9. Planning grocery shoppings.
Stamina and habits will be needed here, but if and when you start planning your grocery shoppings, then your overall cost will come down on food and other amenities. It also helps against that itch of ordering take away. We struggle, but we try.
10. Plan cheaper vacations.
One of the big ticket items in many family budgets. I won’t preach you to not go on vacation or anything of the like, and I also know a lot of families can’t really afford. But please don’t do charter vacations all the time. Then at least you can cut your cost in half. We have switched to driving and the end destination is a mobile home on a camping site. Our kids love it just as much. And a lot of camping sites are really great – at least here in Europe. I would even go for the tent instead, but that was where the mrs. put the foot down.
11. Switch to LED’s.
Trim your utility cost. Switch to LED’s. Turn off the lights. Turn of you passive power consumption. Also for the sake of the environment.
12. Turn down the heating.
In Denmark this one is an important one. From April to October our heating is completely switched off. From October to April is the important period. Switch off heating when you go away for more then one day. Always. Turn it down as much as you can the rest of the time. I do so with out telling my wife. 😘. She hardly ever notices.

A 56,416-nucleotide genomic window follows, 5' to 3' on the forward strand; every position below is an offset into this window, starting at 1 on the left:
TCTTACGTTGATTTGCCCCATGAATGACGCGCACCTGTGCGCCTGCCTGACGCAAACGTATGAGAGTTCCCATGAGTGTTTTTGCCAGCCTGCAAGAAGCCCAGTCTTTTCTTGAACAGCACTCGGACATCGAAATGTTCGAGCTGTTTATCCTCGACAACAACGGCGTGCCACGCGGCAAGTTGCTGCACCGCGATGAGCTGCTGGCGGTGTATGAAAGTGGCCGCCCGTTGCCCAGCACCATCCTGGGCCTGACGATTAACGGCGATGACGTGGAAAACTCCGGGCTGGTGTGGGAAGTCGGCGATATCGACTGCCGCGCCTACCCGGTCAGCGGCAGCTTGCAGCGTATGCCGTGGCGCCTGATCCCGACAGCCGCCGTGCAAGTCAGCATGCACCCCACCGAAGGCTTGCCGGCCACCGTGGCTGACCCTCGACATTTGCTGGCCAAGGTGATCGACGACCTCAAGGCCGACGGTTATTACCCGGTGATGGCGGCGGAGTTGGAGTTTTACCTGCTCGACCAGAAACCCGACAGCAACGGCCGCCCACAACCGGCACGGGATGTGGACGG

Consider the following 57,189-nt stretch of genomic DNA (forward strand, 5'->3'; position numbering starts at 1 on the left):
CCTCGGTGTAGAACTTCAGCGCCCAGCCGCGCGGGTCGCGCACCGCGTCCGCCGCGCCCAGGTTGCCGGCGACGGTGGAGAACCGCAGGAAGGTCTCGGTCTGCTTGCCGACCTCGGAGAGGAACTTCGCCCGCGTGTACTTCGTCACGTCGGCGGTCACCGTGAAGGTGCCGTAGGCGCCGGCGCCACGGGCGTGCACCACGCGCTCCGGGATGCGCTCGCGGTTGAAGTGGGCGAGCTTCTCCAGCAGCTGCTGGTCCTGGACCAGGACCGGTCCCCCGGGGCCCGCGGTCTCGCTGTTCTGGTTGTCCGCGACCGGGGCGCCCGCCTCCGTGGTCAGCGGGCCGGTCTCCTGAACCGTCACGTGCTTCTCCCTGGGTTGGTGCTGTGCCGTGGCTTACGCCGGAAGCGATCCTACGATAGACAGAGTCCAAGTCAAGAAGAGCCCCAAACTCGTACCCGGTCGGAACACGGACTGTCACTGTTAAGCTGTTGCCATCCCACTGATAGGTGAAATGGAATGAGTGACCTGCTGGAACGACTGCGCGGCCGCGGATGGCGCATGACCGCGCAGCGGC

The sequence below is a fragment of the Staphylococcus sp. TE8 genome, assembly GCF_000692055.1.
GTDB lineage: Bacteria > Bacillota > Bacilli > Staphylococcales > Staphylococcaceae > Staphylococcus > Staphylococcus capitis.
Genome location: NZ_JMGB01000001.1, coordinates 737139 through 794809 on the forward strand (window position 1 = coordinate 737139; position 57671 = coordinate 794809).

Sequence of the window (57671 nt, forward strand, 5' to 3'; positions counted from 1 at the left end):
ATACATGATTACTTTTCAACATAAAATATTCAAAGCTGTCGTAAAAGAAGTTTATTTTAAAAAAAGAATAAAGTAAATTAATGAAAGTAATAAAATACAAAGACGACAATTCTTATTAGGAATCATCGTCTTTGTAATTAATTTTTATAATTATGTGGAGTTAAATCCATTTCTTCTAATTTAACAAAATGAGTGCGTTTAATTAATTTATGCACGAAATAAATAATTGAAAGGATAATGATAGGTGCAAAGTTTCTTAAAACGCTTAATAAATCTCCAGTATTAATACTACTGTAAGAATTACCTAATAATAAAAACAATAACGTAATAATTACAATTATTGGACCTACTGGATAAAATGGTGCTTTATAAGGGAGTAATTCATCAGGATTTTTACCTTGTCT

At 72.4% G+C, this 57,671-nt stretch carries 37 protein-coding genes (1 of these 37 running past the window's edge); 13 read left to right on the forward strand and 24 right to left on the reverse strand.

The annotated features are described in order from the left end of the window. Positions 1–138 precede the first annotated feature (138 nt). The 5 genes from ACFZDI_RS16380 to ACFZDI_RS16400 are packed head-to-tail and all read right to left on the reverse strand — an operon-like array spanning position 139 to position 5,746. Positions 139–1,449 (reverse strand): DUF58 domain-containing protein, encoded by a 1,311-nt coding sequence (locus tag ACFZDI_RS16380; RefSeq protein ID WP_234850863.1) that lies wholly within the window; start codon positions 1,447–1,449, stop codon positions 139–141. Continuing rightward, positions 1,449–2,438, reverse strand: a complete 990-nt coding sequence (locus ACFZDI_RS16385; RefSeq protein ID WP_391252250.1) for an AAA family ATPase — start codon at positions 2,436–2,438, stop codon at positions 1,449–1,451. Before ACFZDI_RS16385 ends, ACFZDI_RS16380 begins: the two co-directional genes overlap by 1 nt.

13. Drive nice – fewer fines.
When we did a run through of cost items for the last year, in order to do our budget, one thing someone noticed was the cost of our fines. Speeding fines, parking fines, nd what have you. It was too much. I am a way nicer driver now. At least if I have to say so my self, and I don’t think we have had a fine in roughly a year now. Sweet.
14. Consider your insurance cost.
Go through your insurances. Don’t be overly insured. Investigate the market to get lowered pricing. I think we have the cheapest package we can get. Considering reducing our car insurance level though.
15. Consider your retirement schemes
Employer retirement schemes in Denmark is usually a combination of insurance and retirement contributions. Consider your levels, and contribute as much as possible within the tax deductible level.
16. Don’t buy coffee to-go.
Just stop buying that double foam skim latte with caramel syrup on your way to work. Stop buying them altogether. I know you might think I am overly obsessive about this one, but that is simply because I live in the city of the world with the most expensive coffee prices.
17. Buy second hand.
You don’t need to get everything from new. Please visit a second hand store and buy some of what you need. And Ps. chances are you don’t even need it in the first place.
18. Reuse your items.
Don’t throw your things away, before they are worn out and stops working. Think about your wallet and the environment. If you cannot reuse you items yourself, the pass them on to someone else. Or give it to a second hand store. Don’t throw it away.
19. Resell your items.
When you are done using your stuff, and you have no possibilities to reuse them, then always try to sell them. There is significant scrap value in many items. It will also be beneficial to your finances.